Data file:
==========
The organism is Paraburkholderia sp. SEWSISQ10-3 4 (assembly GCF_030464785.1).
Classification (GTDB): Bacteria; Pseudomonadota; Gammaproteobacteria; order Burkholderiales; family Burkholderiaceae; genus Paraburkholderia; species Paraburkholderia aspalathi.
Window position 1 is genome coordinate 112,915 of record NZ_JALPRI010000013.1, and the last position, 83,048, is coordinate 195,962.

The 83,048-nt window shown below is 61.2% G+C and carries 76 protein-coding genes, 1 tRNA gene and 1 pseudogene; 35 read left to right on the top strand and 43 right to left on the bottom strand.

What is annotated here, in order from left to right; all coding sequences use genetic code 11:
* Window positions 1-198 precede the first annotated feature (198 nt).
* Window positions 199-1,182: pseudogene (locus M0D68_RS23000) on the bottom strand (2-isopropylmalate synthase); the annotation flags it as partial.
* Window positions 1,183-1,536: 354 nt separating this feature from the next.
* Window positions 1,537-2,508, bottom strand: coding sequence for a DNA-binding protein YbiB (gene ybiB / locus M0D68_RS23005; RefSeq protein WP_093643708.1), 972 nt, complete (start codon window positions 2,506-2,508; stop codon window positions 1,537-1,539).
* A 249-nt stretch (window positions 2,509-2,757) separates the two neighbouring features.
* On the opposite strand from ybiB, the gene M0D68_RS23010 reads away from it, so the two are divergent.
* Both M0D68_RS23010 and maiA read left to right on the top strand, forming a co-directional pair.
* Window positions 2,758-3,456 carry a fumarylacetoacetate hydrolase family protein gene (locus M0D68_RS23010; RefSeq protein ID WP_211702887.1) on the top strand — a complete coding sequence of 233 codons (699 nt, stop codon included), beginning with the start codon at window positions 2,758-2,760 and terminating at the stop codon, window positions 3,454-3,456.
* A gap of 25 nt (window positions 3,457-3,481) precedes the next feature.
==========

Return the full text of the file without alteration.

The organism is Paraburkholderia sp. SEWSISQ10-3 4 (assembly GCF_030464785.1).
Classification (GTDB): Bacteria; Pseudomonadota; Gammaproteobacteria; order Burkholderiales; family Burkholderiaceae; genus Paraburkholderia; species Paraburkholderia aspalathi.
Window position 1 is genome coordinate 112,915 of record NZ_JALPRI010000013.1, and the last position, 83,048, is coordinate 195,962.

The 83,048-nt window shown below is 61.2% G+C and carries 76 protein-coding genes, 1 tRNA gene and 1 pseudogene; 35 read left to right on the top strand and 43 right to left on the bottom strand.

What is annotated here, in order from left to right; all coding sequences use genetic code 11:
* Window positions 1-198 precede the first annotated feature (198 nt).
* Window positions 199-1,182: pseudogene (locus M0D68_RS23000) on the bottom strand (2-isopropylmalate synthase); the annotation flags it as partial.
* Window positions 1,183-1,536: 354 nt separating this feature from the next.
* Window positions 1,537-2,508, bottom strand: coding sequence for a DNA-binding protein YbiB (gene ybiB / locus M0D68_RS23005; RefSeq protein WP_093643708.1), 972 nt, complete (start codon window positions 2,506-2,508; stop codon window positions 1,537-1,539).
* A 249-nt stretch (window positions 2,509-2,757) separates the two neighbouring features.
* On the opposite strand from ybiB, the gene M0D68_RS23010 reads away from it, so the two are divergent.
* Both M0D68_RS23010 and maiA read left to right on the top strand, forming a co-directional pair.
* Window positions 2,758-3,456 carry a fumarylacetoacetate hydrolase family protein gene (locus M0D68_RS23010; RefSeq protein ID WP_211702887.1) on the top strand — a complete coding sequence of 233 codons (699 nt, stop codon included), beginning with the start codon at window positions 2,758-2,760 and terminating at the stop codon, window positions 3,454-3,456.
* A gap of 25 nt (window positions 3,457-3,481) precedes the next feature.